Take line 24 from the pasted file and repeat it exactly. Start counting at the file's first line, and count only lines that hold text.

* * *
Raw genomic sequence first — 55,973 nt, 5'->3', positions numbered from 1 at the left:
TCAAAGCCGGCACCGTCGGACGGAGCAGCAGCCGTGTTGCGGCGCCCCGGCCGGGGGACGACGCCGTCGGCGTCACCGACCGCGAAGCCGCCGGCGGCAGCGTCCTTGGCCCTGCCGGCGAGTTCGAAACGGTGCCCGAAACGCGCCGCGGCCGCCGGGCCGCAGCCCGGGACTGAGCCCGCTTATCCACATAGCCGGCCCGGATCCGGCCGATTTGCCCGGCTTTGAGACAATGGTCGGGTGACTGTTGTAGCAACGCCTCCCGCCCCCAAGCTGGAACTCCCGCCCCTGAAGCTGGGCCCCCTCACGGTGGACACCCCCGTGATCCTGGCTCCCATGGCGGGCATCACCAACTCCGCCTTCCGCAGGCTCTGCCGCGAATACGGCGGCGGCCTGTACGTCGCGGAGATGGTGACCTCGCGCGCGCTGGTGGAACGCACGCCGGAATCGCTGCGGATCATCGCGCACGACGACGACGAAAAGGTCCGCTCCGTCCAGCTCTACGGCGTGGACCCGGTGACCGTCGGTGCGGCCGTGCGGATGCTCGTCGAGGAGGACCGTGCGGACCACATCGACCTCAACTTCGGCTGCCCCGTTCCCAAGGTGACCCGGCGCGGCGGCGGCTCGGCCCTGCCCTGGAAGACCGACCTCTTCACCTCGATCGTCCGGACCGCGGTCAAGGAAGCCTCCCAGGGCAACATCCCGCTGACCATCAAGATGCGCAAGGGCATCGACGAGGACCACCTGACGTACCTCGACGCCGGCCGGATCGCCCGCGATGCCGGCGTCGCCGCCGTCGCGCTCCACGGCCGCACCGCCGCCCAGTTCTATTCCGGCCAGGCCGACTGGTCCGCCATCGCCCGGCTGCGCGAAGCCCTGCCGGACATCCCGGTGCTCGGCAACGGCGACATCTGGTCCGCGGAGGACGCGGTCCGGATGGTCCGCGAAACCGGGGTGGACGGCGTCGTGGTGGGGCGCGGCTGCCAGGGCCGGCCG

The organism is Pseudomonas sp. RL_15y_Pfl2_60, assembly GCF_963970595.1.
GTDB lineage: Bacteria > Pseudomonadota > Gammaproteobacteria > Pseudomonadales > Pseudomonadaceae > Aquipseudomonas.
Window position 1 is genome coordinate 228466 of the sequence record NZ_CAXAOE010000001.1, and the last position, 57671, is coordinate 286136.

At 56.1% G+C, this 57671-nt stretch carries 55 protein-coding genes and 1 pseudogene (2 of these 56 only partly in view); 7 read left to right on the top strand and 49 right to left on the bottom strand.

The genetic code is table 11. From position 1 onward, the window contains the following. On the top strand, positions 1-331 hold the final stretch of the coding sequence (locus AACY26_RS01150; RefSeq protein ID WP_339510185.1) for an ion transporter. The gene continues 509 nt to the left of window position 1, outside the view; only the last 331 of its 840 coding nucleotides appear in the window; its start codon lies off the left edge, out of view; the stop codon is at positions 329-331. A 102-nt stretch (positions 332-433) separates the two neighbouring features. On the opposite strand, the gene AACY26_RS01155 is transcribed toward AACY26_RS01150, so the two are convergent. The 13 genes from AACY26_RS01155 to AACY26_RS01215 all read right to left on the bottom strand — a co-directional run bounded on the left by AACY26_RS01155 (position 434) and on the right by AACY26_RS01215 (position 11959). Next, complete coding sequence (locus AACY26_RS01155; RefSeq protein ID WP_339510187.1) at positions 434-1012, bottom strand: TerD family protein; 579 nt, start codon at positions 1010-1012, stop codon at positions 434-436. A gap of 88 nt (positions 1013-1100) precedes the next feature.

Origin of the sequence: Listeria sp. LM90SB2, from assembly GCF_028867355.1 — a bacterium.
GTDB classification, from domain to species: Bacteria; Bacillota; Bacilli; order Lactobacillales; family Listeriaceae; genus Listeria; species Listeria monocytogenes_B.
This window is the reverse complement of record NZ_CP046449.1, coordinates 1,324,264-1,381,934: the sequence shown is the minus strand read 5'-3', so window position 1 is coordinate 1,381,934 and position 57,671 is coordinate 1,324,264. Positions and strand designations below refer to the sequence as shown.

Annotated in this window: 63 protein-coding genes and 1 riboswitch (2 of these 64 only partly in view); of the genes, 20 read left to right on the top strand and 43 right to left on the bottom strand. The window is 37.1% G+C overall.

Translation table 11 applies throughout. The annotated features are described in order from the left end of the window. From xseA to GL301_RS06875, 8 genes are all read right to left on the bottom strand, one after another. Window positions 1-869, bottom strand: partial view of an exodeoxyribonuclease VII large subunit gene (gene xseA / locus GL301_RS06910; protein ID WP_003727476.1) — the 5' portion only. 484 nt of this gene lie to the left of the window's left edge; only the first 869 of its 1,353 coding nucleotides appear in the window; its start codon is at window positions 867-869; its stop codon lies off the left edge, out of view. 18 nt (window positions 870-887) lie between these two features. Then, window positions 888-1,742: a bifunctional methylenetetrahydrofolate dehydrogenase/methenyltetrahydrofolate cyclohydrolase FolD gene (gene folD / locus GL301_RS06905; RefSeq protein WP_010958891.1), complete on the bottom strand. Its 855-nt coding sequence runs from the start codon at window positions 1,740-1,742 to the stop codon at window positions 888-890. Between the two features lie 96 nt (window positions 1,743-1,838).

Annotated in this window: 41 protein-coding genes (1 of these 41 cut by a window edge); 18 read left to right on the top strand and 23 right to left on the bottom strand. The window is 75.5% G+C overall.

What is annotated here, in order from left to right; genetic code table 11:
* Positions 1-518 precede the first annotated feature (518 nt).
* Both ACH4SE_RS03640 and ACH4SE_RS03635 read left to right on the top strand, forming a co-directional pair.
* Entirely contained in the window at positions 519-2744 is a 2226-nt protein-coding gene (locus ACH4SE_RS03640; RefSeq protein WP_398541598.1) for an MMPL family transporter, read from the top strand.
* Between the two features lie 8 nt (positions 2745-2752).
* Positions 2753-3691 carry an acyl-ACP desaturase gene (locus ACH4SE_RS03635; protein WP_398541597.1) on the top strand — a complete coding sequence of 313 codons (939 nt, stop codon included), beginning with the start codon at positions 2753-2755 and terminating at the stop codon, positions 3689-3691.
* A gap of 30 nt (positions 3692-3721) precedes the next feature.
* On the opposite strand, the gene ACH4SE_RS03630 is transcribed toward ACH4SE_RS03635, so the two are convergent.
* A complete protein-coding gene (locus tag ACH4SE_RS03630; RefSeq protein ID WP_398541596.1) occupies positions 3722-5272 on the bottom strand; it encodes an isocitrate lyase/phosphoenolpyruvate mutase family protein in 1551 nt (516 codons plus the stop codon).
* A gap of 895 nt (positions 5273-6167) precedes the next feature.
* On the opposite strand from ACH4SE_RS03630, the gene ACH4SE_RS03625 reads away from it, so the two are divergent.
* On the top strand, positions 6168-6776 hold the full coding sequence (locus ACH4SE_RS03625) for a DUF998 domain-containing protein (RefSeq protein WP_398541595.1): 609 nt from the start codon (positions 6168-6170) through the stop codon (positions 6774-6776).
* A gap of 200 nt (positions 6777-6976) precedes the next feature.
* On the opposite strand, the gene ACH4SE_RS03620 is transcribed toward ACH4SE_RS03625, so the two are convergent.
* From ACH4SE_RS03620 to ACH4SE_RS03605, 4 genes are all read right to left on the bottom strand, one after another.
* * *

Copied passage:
* On the opposite strand from ACH4SE_RS03630, the gene ACH4SE_RS03625 reads away from it, so the two are divergent.